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Prove the identity c*a^2*b^3=1 if inequality 2*a^x+3*b^x+c^x>=6, for a,b,c positive.
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We'll create the function f(x) = 2*a^x+3*b^x+c^x and we know from enunciation that f(x)>=6.
We notice that for x = 0, we'll get:
f(0) = 2*a^0+3*b^0+c^0 = 2 + 3 + 1 = 6
Since f(x) is increasing, being a sum of increasing functions, we'll conclude that x = 0 is a minimum point.
We'll calculate the 1st derivative of the function f(x):
f'(x) = 2*a^x*ln a + 3*b^x*ln b + c^x*ln c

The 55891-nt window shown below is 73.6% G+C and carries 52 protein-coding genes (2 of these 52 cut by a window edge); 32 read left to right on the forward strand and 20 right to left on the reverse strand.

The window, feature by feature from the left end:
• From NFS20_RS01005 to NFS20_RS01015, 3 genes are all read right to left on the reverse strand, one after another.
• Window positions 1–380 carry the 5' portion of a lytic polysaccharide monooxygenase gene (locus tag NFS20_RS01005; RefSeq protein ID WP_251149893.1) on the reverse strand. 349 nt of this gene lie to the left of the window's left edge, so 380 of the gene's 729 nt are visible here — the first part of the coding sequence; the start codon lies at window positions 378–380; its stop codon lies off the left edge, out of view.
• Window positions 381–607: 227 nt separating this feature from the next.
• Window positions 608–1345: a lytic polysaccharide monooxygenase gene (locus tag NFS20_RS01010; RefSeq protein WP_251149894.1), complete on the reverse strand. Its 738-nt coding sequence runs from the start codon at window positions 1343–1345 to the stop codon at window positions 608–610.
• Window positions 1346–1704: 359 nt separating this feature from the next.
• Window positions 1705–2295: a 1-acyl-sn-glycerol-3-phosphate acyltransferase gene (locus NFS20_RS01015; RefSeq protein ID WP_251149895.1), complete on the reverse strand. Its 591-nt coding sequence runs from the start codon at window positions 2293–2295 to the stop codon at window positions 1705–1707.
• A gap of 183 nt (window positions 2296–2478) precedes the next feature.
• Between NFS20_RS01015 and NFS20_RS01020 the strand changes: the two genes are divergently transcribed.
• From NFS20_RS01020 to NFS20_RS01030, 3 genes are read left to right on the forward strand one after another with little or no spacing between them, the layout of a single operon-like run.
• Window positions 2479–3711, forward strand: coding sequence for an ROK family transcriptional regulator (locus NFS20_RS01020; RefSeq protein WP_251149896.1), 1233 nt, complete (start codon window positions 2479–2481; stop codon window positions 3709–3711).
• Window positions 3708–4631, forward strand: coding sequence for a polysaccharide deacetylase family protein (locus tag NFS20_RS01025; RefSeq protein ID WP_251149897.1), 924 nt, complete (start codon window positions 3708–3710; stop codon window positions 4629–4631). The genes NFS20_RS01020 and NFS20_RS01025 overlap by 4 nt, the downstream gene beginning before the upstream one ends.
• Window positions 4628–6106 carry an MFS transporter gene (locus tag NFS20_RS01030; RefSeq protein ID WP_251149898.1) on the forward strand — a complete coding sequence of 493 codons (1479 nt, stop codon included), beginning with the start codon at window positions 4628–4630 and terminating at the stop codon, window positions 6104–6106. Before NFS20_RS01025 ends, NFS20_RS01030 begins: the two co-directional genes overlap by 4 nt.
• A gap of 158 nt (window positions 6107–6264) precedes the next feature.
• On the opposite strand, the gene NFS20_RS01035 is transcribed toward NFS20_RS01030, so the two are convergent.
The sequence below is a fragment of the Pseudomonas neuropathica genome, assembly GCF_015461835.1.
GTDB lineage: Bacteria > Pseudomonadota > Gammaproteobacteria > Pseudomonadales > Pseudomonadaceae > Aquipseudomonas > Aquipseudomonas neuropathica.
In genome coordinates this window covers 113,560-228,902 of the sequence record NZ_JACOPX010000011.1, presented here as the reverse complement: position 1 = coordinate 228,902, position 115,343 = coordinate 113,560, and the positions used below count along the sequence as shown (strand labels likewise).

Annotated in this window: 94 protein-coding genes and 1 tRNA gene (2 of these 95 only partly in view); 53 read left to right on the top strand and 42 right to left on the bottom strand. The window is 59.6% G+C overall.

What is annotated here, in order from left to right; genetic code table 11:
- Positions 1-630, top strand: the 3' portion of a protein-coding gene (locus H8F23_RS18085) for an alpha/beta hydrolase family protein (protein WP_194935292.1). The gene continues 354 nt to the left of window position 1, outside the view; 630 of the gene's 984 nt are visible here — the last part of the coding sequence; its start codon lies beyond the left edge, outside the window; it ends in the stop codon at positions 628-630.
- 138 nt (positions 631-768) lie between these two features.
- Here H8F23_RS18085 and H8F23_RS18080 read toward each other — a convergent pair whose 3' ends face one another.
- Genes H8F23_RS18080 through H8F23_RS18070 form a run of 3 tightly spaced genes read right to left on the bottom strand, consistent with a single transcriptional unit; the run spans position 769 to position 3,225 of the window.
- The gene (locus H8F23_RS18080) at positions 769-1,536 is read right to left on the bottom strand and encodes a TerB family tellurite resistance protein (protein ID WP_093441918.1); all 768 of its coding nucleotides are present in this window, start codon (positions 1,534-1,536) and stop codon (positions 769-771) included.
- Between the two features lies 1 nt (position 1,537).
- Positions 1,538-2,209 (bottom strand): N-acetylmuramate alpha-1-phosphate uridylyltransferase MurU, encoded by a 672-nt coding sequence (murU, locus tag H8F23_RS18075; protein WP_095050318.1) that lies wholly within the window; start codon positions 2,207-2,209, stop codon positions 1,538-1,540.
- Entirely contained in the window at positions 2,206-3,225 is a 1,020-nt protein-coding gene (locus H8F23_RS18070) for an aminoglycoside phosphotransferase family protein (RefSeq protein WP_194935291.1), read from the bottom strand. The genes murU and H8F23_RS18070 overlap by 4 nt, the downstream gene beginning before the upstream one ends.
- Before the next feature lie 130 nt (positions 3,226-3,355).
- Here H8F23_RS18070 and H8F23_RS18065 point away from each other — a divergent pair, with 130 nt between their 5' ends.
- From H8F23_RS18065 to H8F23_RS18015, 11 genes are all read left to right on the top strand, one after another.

Based on Fermat's theorem, we'll have:
f'(0) = 0 if and only if 2ln a + 3ln b + ln c = 0
We'll apply the power rule of the logarithms:
ln a^2 + ln b^3 + ln c = 0
We'll apply the product rule of logarithms:
ln a^2 + ln b^3 + ln c = ln (a^2*b^3*c)
ln (a^2*b^3*c) = 0
We'll take anti-logarithms:
a^2*b^3*c = e^0
a^2*b^3*c = 1
Posted by giorgiana1976 on March 12, 2011 at 1:09 AM (Answer #1)
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